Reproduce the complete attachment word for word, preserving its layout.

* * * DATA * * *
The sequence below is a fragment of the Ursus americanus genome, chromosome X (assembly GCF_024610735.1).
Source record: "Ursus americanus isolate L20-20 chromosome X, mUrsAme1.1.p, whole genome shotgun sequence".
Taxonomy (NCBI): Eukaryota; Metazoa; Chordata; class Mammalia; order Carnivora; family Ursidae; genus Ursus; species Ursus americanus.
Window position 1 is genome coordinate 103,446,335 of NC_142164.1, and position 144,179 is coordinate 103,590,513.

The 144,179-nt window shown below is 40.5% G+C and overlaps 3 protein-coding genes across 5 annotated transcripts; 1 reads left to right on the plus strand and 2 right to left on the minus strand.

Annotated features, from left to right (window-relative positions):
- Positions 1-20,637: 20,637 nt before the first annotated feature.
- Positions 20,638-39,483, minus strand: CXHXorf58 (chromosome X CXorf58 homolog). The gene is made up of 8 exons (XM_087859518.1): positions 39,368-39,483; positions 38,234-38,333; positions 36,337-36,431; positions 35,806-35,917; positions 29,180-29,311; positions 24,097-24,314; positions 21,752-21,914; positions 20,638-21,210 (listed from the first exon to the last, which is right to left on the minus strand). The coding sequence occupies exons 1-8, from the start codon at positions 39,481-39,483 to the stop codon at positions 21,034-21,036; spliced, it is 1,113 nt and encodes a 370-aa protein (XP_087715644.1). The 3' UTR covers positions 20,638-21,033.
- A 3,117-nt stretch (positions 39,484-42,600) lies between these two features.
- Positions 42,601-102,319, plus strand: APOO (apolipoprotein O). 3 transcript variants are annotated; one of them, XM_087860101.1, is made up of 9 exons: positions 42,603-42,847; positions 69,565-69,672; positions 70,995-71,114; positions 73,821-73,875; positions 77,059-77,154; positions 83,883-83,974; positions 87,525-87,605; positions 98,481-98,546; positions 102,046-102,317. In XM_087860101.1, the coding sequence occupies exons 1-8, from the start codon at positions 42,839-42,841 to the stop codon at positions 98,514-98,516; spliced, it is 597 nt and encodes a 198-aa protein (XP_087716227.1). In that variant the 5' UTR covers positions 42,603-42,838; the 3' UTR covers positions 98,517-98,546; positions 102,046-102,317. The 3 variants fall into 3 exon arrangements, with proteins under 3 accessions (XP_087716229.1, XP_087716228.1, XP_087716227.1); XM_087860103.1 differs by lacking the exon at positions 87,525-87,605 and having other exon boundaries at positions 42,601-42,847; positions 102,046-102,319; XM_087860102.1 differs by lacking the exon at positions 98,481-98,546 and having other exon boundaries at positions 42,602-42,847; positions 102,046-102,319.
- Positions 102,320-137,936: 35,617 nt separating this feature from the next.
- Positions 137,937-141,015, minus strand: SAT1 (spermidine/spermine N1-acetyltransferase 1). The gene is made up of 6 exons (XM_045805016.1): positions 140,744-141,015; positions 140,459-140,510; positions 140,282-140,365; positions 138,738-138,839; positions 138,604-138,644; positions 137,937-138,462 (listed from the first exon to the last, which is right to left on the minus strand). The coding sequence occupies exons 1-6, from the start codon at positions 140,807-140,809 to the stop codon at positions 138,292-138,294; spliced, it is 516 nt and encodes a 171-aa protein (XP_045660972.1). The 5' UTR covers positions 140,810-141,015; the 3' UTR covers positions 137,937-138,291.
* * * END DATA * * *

The sequence below is a fragment of the Ursus americanus genome, chromosome X (assembly GCF_024610735.1).
Source record: "Ursus americanus isolate L20-20 chromosome X, mUrsAme1.1.p, whole genome shotgun sequence".
Taxonomy (NCBI): Eukaryota; Metazoa; Chordata; class Mammalia; order Carnivora; family Ursidae; genus Ursus; species Ursus americanus.
Window position 1 is genome coordinate 103,446,335 of NC_142164.1, and position 144,179 is coordinate 103,590,513.

The 144,179-nt window shown below is 40.5% G+C and overlaps 3 protein-coding genes across 5 annotated transcripts; 1 reads left to right on the plus strand and 2 right to left on the minus strand.

Annotated features, from left to right (window-relative positions):
- Positions 1-20,637: 20,637 nt before the first annotated feature.
- Positions 20,638-39,483, minus strand: CXHXorf58 (chromosome X CXorf58 homolog). The gene is made up of 8 exons (XM_087859518.1): positions 39,368-39,483; positions 38,234-38,333; positions 36,337-36,431; positions 35,806-35,917; positions 29,180-29,311; positions 24,097-24,314; positions 21,752-21,914; positions 20,638-21,210 (listed from the first exon to the last, which is right to left on the minus strand). The coding sequence occupies exons 1-8, from the start codon at positions 39,481-39,483 to the stop codon at positions 21,034-21,036; spliced, it is 1,113 nt and encodes a 370-aa protein (XP_087715644.1). The 3' UTR covers positions 20,638-21,033.
- A 3,117-nt stretch (positions 39,484-42,600) lies between these two features.
- Positions 42,601-102,319, plus strand: APOO (apolipoprotein O). 3 transcript variants are annotated; one of them, XM_087860101.1, is made up of 9 exons: positions 42,603-42,847; positions 69,565-69,672; positions 70,995-71,114; positions 73,821-73,875; positions 77,059-77,154; positions 83,883-83,974; positions 87,525-87,605; positions 98,481-98,546; positions 102,046-102,317. In XM_087860101.1, the coding sequence occupies exons 1-8, from the start codon at positions 42,839-42,841 to the stop codon at positions 98,514-98,516; spliced, it is 597 nt and encodes a 198-aa protein (XP_087716227.1). In that variant the 5' UTR covers positions 42,603-42,838; the 3' UTR covers positions 98,517-98,546; positions 102,046-102,317. The 3 variants fall into 3 exon arrangements, with proteins under 3 accessions (XP_087716229.1, XP_087716228.1, XP_087716227.1); XM_087860103.1 differs by lacking the exon at positions 87,525-87,605 and having other exon boundaries at positions 42,601-42,847; positions 102,046-102,319; XM_087860102.1 differs by lacking the exon at positions 98,481-98,546 and having other exon boundaries at positions 42,602-42,847; positions 102,046-102,319.
- Positions 102,320-137,936: 35,617 nt separating this feature from the next.
- Positions 137,937-141,015, minus strand: SAT1 (spermidine/spermine N1-acetyltransferase 1). The gene is made up of 6 exons (XM_045805016.1): positions 140,744-141,015; positions 140,459-140,510; positions 140,282-140,365; positions 138,738-138,839; positions 138,604-138,644; positions 137,937-138,462 (listed from the first exon to the last, which is right to left on the minus strand). The coding sequence occupies exons 1-6, from the start codon at positions 140,807-140,809 to the stop codon at positions 138,292-138,294; spliced, it is 516 nt and encodes a 171-aa protein (XP_045660972.1). The 5' UTR covers positions 140,810-141,015; the 3' UTR covers positions 137,937-138,291.